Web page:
Why are Cocoa's IBOutlet properties atomic by default, and Cocoa Touch's aren't?

If you drag a new outlet from Interface Builder to an interface (header) file, Xcode 4.6 will automatically create a property for you…

On iOS (Cocoa Touch) it will look like this:

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  • @property (weak, nonatomic) SomeClass *someProperty; //nonatomic accessors

    Whereas on OS X (Cocoa) it will look like this:

    @property (weak) SomeClass *someProperty; //atomic accessors (implicitly)


    EDIT: I am not asking about what atomic does or doesn’t do, I’m well aware of the synchronize directive and the underlying mutex (or lock or whatever) that guarantees atomicity of the setter and getter. I know that on iOS, accessors are nonatomic because UIKit is not thread safe, and so there is nothing to be gained by making them atomic, it’s just a waste of processor time and battery life. I am talking about the default case here, programmers who know what they are doing will know when they need to make their accessors atomic.

    So I’m asking why they are atomic by default on OS X. I was under the impression that Appkit was not thread safe either. And having atomic accessors doesn’t guarantee thread safety, I’d even go as far as to say it goes the opposite way in that it can give the illusion of thread safety to novice programmers and make bug tracking harder in concurrent apps by deferring crashes to a later time and in so doing making them harder to trace. And just because desktop computers are relatively powerful doesn’t mean resources should be wasted (note I am not talking about premature optimization here), and since it stands to reason that Apple engineers are reasonable programmers, there must be a good reason why they have decided to make the properties synthesize atomic accessors by default.

    4 Solutions Collect From Internet About “Why are Cocoa's IBOutlet properties atomic by default, and Cocoa Touch's aren't?”

    In this context the atomic specifier tells the compiler that the setter and accessor should be synthesised so as to be safe to call from multiple threads. This adds a small overhead by requiring the methods to take out a lock before a properties value can be written or read.

    Since user interface elements of both UIKit and Cocoa are only ever intended to be accessed from the main thread the extra lock is unnecessary. The overhead of making a property atomic is pretty minimal, but in the more constrained environment of iOS every little ounce of speed is valuable.. hence why iOS defaults to using nonatomic properties for IB Outlets.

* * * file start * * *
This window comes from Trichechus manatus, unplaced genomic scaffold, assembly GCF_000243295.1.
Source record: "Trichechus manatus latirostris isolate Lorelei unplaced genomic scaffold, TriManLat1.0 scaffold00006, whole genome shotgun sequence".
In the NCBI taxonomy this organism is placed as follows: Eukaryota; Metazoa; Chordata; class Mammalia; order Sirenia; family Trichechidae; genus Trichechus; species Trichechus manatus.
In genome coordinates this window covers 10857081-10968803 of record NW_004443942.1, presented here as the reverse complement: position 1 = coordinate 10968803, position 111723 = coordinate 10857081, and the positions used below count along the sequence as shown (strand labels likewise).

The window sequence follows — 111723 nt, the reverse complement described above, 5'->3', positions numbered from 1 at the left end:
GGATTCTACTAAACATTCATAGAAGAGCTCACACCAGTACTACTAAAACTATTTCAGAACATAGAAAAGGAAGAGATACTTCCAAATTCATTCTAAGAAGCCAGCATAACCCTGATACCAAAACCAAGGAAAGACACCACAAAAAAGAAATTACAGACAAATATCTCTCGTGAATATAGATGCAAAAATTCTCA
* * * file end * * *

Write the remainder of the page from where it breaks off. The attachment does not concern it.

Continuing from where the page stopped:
Edited in response to your expanded question: My feeling is that the cost of using atomic properties is worth the overhead on the Mac. Theres an argument that using atomic properties masks a collection of bugs and is therefore a bad thing. I’d argue that from a users perspective Apple should set the defaults so that even badly coded applications crash less. It puts the onus on advanced programers to know when it’s safe to use nonatomic properties in exchange for a performance advantage.

    Without hearing from someone on the team at the time we can only speculate about their thought process but I’m sure it was a considered decission.

    Simple as hell: atomic causes overhead (negligible one on OSX) with its implicit mutex mechanisms.

    iOS (as an embedded system on a ARM chip) can’t afford this overhead, hence IBOutlets defaulting to nonatomic.

    In one word: Performance.

    As to why they default to atomic on OSX, thread-safety on properties is a nice thing to have in a massively multi-threaded, multi-application environment like OSX (especially compared to iOS, apps are more likely to interact with each other on OSX than on iOS).

    And as said before, the overhead is really negligible on OSX, thus they defaulted it like this.

    There was a rather lengthy debate about atomic vs. non-atomic properties in this question: What's the difference between the atomic and nonatomic attributes? and I would wager that it has more to do with the relative complexity of the interfaces generally found in OSX apps vs. iOS apps. It is fairly common to have an OSX app running on multiple threads all the time. The interfaces thus lend themselves to operating more commonly in a multi-threaded environment. In iOS, while apps are certainly gaining complexity as the system matures, they are still running on a much more basic OS that currently lends itself favorably to a non-threaded environment.

    There is also some talk about non-atomic properties generally having less overhead vs. atomic ones and with smaller CPUs and less memory generally found in iOS devices, it would make sense to default properties to nonatomic unless the extra overhead is warranted.

    OSX can control multiple threads, and most of the application uses multiple threads. Therefore the default is set to atomic.

    While in case of iOS, rarely you go for multiple threads so non-atomic serves you.